Thailand votes on controversial new constitution ordered by junta
Thais began voting in a referendum on a new constitution that critics say is designed to allow the military government to stay in control.
The junta, which came to power in a May 2014 coup and ordered the constitution rewritten, says the new version will usher in a new era of clean politics and stable democracy.
But t he government of Prime Minister Prayuth Chan-ocha, a retired army general, used its sweeping powers to ban political rallies and independent campaigns against the draft constitution and allowed virtually no debates on it.
Opponents say this was done to ensure that people would have little knowledge about the constitution's provisions.
More than 100 people who tried to campaign against the referendum on social media have been thrown in jail, and open criticism has been made punishable by up to 10 years in prison.
The main criticisms of the draft constitution include at least five years of a transitional period, and a 250-member appointed Senate that includes the commanders of the army and other security services.
A deadlock in the 500-member elected lower house could trigger a selection of a prime minister who is not an elected member of parliament.
Even if Thais vote "no" the military will remain in control for the foreseeable future. Mr Prayuth has promised to hold elections next year, without elaborating on how that would happen if voters reject the draft constitution.
He said on Friday: "I have no intention of holding on to power. I always said that we will have an election in 2017. We want the country to move forward and figure out ways to have stability for at least five years.
"If I was a real dictator, I would have not allowed the referendum or promised to hold elections."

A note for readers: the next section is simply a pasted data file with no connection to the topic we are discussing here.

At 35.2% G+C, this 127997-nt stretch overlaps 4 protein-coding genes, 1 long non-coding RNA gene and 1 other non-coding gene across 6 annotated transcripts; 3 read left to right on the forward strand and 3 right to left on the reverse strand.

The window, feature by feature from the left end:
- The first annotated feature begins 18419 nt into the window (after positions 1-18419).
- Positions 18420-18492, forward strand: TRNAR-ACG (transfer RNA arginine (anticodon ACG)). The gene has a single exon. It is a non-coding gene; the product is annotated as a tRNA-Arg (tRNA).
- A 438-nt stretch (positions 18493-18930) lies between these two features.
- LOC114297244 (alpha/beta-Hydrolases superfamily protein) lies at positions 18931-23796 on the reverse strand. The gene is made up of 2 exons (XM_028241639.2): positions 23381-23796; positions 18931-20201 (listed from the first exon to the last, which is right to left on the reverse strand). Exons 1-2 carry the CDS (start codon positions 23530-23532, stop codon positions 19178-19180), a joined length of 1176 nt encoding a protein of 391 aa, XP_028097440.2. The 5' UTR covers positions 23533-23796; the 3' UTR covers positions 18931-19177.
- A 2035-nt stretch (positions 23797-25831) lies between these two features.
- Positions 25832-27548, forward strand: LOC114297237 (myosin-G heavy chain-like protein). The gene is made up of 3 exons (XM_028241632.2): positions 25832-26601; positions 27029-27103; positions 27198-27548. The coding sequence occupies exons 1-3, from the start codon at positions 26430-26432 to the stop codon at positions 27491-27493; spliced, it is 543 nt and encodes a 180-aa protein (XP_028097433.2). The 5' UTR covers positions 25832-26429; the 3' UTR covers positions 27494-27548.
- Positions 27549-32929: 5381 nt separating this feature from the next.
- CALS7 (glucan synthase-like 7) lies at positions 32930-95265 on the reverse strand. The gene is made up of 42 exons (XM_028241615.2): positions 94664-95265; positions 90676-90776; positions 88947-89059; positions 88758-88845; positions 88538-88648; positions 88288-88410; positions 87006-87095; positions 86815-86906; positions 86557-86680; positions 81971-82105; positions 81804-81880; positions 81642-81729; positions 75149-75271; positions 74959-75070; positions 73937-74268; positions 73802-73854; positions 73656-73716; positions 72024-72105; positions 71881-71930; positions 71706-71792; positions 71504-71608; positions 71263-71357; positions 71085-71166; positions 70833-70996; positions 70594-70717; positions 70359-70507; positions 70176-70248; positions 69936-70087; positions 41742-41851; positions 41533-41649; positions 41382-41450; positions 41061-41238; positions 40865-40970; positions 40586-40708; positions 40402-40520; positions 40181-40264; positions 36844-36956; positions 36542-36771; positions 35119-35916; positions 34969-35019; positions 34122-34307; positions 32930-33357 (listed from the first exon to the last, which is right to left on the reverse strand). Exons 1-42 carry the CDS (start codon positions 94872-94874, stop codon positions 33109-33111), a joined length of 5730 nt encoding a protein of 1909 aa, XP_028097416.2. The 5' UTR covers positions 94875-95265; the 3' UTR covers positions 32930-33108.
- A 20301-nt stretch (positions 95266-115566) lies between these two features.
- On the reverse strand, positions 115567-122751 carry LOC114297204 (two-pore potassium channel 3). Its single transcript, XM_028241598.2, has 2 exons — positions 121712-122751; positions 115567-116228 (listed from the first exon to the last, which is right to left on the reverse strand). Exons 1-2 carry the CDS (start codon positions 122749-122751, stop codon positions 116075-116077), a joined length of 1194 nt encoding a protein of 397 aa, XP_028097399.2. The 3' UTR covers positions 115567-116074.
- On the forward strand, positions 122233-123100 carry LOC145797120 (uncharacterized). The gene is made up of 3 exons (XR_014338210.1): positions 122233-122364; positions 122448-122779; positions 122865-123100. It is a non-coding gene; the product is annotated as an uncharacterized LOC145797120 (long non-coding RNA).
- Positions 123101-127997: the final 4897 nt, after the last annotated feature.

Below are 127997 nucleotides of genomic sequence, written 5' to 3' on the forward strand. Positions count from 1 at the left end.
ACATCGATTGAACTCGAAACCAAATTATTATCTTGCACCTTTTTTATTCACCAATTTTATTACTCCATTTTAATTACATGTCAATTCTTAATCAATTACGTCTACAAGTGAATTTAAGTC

"Come out (to vote) because today is important for the future of the country. This is your duty and this is part of democracy, of an internationally-recognised process," Mr Prayuth told reporters after voting in Bangkok.
Thailand has endured 13 successful military coups and 11 attempted takeovers since it replaced absolute with a constitutional monarchy in 1932. If passed, this would be Thailand's 20th constitution.
Leaders of the latest coup say sometimes violent political conflict made the country ungovernable and that military rule was necessary to bring stability.
It set up hand-picked committees to draft a charter that would enshrine its declared goal of reforming politics by eliminating corruption.
But others believe the draft constitution has a different aim - to weaken allies of former prime minister Thaksin Shinawatra, the central figure in Thai politics since 2006.
His political machine has easily won every national election since 2001, relying on the support of working-class and rural voters who benefited from his populist policies.
Leading the other side is Thailand's traditional ruling class and royalists unnerved by his political support, especially as it contemplates its future.
King Bhumibol Adulyadej, whose rule has anchored the kingdom since 1946, is 88 and ailing.
The army ousted Mr Thaksin in a 2006 coup, after his "yellow shirt" critics took to the streets and accused him of abuse of power, corruption and disrespecting the king.
He has lived abroad since 2008 to avoid prison for a corruption conviction that he says was politically motivated.
The 2014 coup ousted his sister Yingluck Shinawatra, who was elected prime minister in 2011, but hit by protests sparked by legislation that would have pardoned Mr Thaksin.
"Today is a very important day for Thailand because this is the way of democracy, so make sure people understand the content and then share your opinion," she told reporters after casting her vote, which she had previously said would be against the draft.